By Tom Breedlove, HomePay by Breedlove
As we’ve discussed in this space before, the Affordable Care Act requires all individuals to have a health insurance policy or pay a fine. Just a friendly reminder, open enrollment for 2015 began on November 15th and will close on February 15th for nannies that wish to purchase a policy on their own. Depending on your income level, you could qualify for a subsidy that will lower the cost of your premiums – but only if the family you work for pays you on the books. All this information is hopefully well-known by now, but recently some aspects of the Affordable Care Act have clashed with sections of the tax code and nannies need to be aware of them.
Some nannies have a portion, or all of their health insurance premiums paid for by the family. It’s a very generous gesture for the family to make and – from a tax perspective – saves money for both parties as opposed to the family simply giving their nanny a raise so the nanny can buy health insurance on her own. This is because the IRS says an employer can contribute to their employee’s health insurance policy and that portion of compensation is not taxable for you or your employer.
But one of the provisions of the Affordable Care Act goes a little against this statement. It states that only employers that purchase a health insurance policy for their employees through the newly-created Small Business Health Options Program (SHOP) can contribute to the policy tax-free.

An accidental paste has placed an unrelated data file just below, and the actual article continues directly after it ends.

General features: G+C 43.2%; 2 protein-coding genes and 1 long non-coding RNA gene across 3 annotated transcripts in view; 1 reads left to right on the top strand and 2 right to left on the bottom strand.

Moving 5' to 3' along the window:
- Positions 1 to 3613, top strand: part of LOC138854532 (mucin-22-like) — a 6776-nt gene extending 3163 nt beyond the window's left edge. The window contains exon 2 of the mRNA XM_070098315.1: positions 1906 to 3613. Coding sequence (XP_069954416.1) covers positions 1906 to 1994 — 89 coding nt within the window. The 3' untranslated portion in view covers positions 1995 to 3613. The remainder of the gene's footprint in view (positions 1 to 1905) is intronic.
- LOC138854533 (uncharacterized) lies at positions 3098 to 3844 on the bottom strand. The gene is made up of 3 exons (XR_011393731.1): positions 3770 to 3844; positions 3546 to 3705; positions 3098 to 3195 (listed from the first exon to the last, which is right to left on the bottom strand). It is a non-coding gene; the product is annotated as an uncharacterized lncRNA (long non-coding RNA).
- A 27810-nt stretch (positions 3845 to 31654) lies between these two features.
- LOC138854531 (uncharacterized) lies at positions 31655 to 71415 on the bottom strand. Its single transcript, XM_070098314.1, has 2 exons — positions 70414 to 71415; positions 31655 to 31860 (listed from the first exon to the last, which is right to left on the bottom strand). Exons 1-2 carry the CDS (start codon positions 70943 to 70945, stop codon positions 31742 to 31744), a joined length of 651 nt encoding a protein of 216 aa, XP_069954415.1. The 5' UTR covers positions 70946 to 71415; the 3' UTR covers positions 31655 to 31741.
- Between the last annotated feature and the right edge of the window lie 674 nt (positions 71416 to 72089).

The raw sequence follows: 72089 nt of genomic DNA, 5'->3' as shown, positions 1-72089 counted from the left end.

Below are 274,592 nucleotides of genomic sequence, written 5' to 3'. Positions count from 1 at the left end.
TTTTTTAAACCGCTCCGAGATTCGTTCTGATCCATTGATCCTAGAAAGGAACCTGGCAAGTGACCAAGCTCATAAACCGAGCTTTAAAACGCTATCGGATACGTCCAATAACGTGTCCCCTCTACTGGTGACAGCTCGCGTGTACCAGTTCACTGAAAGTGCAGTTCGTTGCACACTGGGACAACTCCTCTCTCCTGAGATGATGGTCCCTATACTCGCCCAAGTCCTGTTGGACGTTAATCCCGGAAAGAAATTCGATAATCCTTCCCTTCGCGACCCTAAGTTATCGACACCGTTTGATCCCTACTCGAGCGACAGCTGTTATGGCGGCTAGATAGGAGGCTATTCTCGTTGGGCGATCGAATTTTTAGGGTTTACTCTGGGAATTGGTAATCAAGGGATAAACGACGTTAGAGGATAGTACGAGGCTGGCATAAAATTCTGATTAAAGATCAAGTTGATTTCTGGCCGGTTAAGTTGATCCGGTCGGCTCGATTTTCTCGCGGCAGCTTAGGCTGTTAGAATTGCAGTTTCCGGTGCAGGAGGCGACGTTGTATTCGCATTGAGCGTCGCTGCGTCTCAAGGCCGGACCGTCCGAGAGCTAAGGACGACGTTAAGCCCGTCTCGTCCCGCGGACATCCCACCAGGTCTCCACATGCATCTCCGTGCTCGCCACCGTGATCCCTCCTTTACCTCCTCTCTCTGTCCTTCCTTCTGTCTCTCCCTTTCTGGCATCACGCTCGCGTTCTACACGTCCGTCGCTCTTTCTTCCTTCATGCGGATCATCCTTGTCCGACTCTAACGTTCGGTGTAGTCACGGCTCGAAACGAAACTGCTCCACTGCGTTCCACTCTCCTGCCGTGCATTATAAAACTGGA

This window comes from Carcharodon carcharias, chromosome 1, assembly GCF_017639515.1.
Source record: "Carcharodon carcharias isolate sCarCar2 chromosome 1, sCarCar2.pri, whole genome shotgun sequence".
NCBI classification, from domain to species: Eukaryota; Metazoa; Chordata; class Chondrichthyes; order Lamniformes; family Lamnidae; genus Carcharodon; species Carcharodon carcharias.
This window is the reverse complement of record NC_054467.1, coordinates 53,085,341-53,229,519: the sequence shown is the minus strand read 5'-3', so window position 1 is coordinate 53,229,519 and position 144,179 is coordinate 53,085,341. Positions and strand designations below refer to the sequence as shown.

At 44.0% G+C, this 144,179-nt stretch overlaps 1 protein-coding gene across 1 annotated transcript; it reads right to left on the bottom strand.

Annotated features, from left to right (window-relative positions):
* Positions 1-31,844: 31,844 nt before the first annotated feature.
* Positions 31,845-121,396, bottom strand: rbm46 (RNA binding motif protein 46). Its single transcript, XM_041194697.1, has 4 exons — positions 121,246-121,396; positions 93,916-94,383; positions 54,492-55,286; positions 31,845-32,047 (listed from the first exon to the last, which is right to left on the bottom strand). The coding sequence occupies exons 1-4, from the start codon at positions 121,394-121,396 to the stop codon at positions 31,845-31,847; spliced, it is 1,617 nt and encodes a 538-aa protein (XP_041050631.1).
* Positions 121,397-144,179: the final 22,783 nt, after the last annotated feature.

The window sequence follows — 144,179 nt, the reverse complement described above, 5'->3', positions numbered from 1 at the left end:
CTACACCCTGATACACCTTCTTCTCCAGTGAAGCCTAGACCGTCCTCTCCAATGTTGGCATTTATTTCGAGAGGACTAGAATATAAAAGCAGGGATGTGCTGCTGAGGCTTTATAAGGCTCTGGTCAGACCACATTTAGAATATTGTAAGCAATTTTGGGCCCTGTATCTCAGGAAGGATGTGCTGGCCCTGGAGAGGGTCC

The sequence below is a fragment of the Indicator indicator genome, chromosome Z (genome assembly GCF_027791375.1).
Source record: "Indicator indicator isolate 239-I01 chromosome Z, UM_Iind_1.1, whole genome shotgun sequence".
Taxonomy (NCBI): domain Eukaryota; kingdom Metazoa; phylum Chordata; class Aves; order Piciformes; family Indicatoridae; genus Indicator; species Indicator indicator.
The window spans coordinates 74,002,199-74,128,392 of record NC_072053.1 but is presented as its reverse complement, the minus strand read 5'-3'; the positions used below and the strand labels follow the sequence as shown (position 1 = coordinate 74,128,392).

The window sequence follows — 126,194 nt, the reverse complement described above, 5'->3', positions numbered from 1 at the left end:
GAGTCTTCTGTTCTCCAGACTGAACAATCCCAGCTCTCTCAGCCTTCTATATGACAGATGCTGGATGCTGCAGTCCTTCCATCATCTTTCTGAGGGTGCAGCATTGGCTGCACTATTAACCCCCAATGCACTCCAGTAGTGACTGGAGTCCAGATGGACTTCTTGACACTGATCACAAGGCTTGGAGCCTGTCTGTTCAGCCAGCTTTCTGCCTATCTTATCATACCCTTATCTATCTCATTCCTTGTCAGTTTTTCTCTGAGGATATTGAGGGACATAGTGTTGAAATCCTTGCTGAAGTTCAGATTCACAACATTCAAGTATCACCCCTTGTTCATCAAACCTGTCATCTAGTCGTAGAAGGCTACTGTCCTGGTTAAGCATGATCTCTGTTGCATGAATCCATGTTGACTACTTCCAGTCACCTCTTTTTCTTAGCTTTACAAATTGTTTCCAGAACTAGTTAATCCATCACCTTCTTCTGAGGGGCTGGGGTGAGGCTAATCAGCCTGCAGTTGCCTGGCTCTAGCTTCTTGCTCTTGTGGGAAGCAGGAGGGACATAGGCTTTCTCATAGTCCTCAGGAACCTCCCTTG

What is SHOP?
SHOP is a marketplace similar to the one individuals can use to purchase health insurance – only it’s for “small businesses.” And yes, for tax purposes, the IRS looks at families with a nanny like they’re a small business. Families can select a health insurance policy for their nanny and then offer it to them during the hiring process. The family can then contribute any amount they want if the nanny accepts the policy. Unfortunately, when health insurance is set up in this manner, the employee cannot qualify for a subsidy like they can if they purchase a policy on their own. The idea behind the subsidy is to help workers defray the cost of insurance, which the government views as not necessary if you’re getting a policy from your employer.
So what is the right way to handle health insurance?
We have confirmed with the IRS that families with only 1 employee can still contribute to their employee’s health insurance policy tax-free without going through SHOP – although they can still elect to do so if they choose. Families that have 2 or more employees – let’s say a nanny and a housekeeper – must purchase the policies through SHOP (at www.healthcare.gov/small-businesses) or else any health insurance contributions are taxable for them as well as the employees.
We realize many of you reading this are your family’s only employee, but we wanted to clarify this law because there is some misinformation floating around about this topic. This is very common when a new piece of legislation is introduced and we simply want you to know the truth. If you or the family you work for has any further questions about health insurance, feel free to call for a consultation. We’re here to help!